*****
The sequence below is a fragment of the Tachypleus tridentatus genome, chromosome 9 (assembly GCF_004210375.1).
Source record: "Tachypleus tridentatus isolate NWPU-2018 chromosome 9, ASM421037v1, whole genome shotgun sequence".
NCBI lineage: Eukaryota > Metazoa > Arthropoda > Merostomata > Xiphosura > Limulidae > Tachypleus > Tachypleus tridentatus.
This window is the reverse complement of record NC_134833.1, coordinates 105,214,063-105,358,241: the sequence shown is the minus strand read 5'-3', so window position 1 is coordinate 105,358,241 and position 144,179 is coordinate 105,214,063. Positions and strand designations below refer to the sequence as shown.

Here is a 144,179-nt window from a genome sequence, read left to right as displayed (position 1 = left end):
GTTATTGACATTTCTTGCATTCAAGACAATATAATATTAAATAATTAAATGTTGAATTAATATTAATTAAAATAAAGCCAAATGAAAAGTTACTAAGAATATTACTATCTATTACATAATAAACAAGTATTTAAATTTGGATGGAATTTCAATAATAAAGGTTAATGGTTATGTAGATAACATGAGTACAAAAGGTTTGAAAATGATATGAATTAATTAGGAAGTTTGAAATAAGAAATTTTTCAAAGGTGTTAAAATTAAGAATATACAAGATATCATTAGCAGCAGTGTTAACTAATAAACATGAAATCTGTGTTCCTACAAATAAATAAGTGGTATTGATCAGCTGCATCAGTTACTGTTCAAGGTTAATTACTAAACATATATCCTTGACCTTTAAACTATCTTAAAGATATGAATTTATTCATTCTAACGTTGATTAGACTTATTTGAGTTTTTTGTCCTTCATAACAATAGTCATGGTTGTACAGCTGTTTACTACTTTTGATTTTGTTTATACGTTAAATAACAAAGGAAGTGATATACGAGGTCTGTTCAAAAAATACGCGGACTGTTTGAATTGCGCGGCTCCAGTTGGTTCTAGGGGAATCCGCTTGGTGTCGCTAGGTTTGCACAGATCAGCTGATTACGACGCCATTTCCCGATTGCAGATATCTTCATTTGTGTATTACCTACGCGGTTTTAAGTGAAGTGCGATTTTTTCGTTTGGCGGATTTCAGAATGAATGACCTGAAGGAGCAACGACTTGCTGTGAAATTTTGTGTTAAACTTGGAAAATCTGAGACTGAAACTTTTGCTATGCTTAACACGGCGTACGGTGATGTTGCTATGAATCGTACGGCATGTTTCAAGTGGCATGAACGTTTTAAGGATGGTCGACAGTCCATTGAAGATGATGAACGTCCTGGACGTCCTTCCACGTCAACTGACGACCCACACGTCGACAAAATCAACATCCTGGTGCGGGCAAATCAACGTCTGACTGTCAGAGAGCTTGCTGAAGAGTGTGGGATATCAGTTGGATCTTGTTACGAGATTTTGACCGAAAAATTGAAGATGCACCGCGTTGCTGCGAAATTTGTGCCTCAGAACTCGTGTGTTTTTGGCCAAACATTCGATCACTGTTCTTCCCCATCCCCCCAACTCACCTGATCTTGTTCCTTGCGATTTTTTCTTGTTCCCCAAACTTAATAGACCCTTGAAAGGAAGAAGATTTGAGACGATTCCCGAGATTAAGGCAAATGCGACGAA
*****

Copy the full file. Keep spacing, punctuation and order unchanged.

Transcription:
The sequence below is a fragment of the Tachypleus tridentatus genome, chromosome 9 (assembly GCF_004210375.1).
Source record: "Tachypleus tridentatus isolate NWPU-2018 chromosome 9, ASM421037v1, whole genome shotgun sequence".
NCBI lineage: Eukaryota > Metazoa > Arthropoda > Merostomata > Xiphosura > Limulidae > Tachypleus > Tachypleus tridentatus.
This window is the reverse complement of record NC_134833.1, coordinates 105,214,063-105,358,241: the sequence shown is the minus strand read 5'-3', so window position 1 is coordinate 105,358,241 and position 144,179 is coordinate 105,214,063. Positions and strand designations below refer to the sequence as shown.

Here is a 144,179-nt window from a genome sequence, read left to right as displayed (position 1 = left end):
GTTATTGACATTTCTTGCATTCAAGACAATATAATATTAAATAATTAAATGTTGAATTAATATTAATTAAAATAAAGCCAAATGAAAAGTTACTAAGAATATTACTATCTATTACATAATAAACAAGTATTTAAATTTGGATGGAATTTCAATAATAAAGGTTAATGGTTATGTAGATAACATGAGTACAAAAGGTTTGAAAATGATATGAATTAATTAGGAAGTTTGAAATAAGAAATTTTTCAAAGGTGTTAAAATTAAGAATATACAAGATATCATTAGCAGCAGTGTTAACTAATAAACATGAAATCTGTGTTCCTACAAATAAATAAGTGGTATTGATCAGCTGCATCAGTTACTGTTCAAGGTTAATTACTAAACATATATCCTTGACCTTTAAACTATCTTAAAGATATGAATTTATTCATTCTAACGTTGATTAGACTTATTTGAGTTTTTTGTCCTTCATAACAATAGTCATGGTTGTACAGCTGTTTACTACTTTTGATTTTGTTTATACGTTAAATAACAAAGGAAGTGATATACGAGGTCTGTTCAAAAAATACGCGGACTGTTTGAATTGCGCGGCTCCAGTTGGTTCTAGGGGAATCCGCTTGGTGTCGCTAGGTTTGCACAGATCAGCTGATTACGACGCCATTTCCCGATTGCAGATATCTTCATTTGTGTATTACCTACGCGGTTTTAAGTGAAGTGCGATTTTTTCGTTTGGCGGATTTCAGAATGAATGACCTGAAGGAGCAACGACTTGCTGTGAAATTTTGTGTTAAACTTGGAAAATCTGAGACTGAAACTTTTGCTATGCTTAACACGGCGTACGGTGATGTTGCTATGAATCGTACGGCATGTTTCAAGTGGCATGAACGTTTTAAGGATGGTCGACAGTCCATTGAAGATGATGAACGTCCTGGACGTCCTTCCACGTCAACTGACGACCCACACGTCGACAAAATCAACATCCTGGTGCGGGCAAATCAACGTCTGACTGTCAGAGAGCTTGCTGAAGAGTGTGGGATATCAGTTGGATCTTGTTACGAGATTTTGACCGAAAAATTGAAGATGCACCGCGTTGCTGCGAAATTTGTGCCTCAGAACTCGTGTGTTTTTGGCCAAACATTCGATCACTGTTCTTCCCCATCCCCCCAACTCACCTGATCTTGTTCCTTGCGATTTTTTCTTGTTCCCCAAACTTAATAGACCCTTGAAAGGAAGAAGATTTGAGACGATTCCCGAGATTAAGGCAAATGCGACGAA